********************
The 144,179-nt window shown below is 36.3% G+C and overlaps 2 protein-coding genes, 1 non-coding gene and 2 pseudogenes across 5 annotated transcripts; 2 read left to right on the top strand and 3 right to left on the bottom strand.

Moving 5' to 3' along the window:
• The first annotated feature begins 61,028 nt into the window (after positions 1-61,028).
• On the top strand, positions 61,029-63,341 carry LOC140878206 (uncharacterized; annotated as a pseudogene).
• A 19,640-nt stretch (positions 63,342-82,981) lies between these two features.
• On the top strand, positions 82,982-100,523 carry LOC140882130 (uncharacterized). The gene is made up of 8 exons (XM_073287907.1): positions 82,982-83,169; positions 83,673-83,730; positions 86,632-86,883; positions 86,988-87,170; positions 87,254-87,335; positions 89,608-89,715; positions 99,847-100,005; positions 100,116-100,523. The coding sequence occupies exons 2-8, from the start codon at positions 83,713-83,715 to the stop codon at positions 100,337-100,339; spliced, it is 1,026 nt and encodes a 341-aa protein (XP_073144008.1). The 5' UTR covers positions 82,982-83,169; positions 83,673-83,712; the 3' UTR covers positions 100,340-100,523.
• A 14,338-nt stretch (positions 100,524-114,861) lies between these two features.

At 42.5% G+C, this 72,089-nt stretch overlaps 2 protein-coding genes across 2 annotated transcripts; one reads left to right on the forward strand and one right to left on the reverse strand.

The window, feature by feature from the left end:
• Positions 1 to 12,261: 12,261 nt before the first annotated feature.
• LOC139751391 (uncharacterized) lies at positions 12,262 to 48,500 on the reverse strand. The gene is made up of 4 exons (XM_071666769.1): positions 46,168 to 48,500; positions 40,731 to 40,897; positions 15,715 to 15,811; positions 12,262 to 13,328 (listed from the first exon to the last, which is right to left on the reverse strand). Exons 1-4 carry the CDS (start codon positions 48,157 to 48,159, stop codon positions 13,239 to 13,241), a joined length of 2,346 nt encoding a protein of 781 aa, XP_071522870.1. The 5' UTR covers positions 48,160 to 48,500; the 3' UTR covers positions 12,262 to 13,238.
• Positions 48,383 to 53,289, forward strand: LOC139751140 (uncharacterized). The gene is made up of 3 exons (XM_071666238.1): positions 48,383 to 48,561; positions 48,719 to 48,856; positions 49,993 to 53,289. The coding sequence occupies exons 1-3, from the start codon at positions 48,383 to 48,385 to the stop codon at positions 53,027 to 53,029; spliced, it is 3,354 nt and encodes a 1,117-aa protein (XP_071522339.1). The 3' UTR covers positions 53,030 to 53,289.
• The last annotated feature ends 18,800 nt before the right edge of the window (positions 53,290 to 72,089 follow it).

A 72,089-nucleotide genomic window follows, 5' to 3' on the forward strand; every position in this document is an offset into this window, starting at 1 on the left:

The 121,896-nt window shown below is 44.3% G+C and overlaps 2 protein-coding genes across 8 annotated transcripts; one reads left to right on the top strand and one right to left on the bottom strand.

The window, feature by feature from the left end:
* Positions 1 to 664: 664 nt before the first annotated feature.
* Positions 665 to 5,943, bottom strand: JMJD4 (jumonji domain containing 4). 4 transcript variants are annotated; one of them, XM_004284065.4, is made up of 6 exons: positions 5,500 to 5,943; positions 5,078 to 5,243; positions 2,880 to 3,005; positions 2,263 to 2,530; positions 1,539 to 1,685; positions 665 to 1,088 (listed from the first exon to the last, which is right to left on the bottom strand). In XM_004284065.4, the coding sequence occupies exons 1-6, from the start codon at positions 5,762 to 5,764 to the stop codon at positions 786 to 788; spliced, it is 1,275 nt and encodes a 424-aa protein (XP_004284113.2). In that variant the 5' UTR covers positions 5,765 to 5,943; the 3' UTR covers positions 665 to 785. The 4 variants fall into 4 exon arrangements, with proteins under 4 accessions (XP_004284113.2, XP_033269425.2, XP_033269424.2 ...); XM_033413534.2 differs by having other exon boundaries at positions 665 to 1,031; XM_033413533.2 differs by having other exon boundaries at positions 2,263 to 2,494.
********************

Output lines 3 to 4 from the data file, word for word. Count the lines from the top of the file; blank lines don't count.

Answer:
• The first annotated feature begins 61,028 nt into the window (after positions 1-61,028).
• On the top strand, positions 61,029-63,341 carry LOC140878206 (uncharacterized; annotated as a pseudogene).